Spring in Missouri is dangerous for me. A visit to the creek when it is running full and everything around is buzzing with life. Little baby corn popping up in chocolate fields. Leaves on deciduous trees turning with the rain that you can't see is coming. Birds chasing each other through a carpet of close cut grass that bleeds right into a very full pond. Fish jumping. Clouds cruising by. The smell of dirt, grass, trees, wind that has blown half-way across a country to reach you.
It's intoxicating. It lures me in and makes me day-dream of a little house beyond the field. A little house tucked into the woods, just by the third pond, close to the fourth pond that was always my favorite. Laying in the grass, looking up at a perfectly clear, cornflower blue sky. Building fairy houses by the "waterfall" that isn't really a waterfall anymore. The unplanted fields make me hungry, remind me of chunky cookie dough. Part of me finally feels at peace, part of me feels planted on the bank above the water in this pregnant landscape.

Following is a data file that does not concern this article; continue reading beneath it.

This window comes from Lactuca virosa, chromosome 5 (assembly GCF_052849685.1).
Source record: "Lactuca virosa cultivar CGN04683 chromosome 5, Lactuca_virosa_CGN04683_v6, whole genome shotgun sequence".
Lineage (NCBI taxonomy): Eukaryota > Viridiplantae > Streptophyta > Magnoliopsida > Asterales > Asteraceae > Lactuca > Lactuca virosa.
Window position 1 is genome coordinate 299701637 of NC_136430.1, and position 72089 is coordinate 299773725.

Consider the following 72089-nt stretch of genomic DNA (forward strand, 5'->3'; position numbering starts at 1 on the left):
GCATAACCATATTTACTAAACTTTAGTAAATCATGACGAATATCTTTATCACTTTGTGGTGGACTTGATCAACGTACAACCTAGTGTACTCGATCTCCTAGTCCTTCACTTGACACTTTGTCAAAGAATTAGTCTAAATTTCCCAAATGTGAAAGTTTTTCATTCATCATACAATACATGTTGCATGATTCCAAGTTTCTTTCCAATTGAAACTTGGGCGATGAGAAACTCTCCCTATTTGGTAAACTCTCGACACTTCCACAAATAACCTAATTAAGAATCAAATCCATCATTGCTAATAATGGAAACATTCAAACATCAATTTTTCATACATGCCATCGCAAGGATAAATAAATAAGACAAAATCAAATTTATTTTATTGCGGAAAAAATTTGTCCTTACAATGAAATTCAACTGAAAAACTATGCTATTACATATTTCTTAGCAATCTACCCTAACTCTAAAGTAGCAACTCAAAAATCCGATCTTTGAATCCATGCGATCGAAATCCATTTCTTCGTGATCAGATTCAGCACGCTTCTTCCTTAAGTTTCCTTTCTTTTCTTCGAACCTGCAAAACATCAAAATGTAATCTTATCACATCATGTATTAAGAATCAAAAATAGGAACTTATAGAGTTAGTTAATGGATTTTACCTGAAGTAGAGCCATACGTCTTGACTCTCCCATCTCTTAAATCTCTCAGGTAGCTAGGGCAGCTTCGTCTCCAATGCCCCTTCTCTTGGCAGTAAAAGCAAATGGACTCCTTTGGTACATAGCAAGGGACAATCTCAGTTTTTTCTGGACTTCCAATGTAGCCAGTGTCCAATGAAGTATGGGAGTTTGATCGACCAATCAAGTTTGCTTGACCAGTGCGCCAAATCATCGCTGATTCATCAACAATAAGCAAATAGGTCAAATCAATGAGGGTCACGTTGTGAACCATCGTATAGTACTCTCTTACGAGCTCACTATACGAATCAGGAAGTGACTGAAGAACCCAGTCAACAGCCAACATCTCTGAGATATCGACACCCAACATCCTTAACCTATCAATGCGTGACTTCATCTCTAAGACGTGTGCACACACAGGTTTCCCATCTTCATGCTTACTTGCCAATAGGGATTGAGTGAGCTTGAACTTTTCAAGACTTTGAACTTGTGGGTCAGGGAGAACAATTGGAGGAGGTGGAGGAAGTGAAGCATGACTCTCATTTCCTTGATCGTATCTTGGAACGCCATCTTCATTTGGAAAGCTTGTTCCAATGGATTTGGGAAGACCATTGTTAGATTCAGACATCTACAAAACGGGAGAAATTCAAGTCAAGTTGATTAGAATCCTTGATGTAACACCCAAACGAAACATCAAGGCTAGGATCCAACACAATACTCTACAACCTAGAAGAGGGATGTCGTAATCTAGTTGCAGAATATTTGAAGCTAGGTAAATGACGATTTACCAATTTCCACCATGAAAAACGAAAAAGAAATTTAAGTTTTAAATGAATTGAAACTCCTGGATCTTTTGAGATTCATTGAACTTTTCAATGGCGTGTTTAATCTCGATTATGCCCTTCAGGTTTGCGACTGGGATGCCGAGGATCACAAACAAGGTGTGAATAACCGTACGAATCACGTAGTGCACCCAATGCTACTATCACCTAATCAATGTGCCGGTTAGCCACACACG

But then there's farm business and I'm ready to throw in the towel, ready to run toward the sea, ready to say, "I know I'm not the first born son." I am just a girl. A girl with a garden of her own. A garden I now ache to return to, to shelter in. I have memories of tractors I picked out that my brother opened for Christmas as I walk my nephew to the garage on his motorized toy tractor. Cycles of life, cycles of farm management. I have a garden that I have bought with my wife. I have a garden that is mine. I will plant myself there.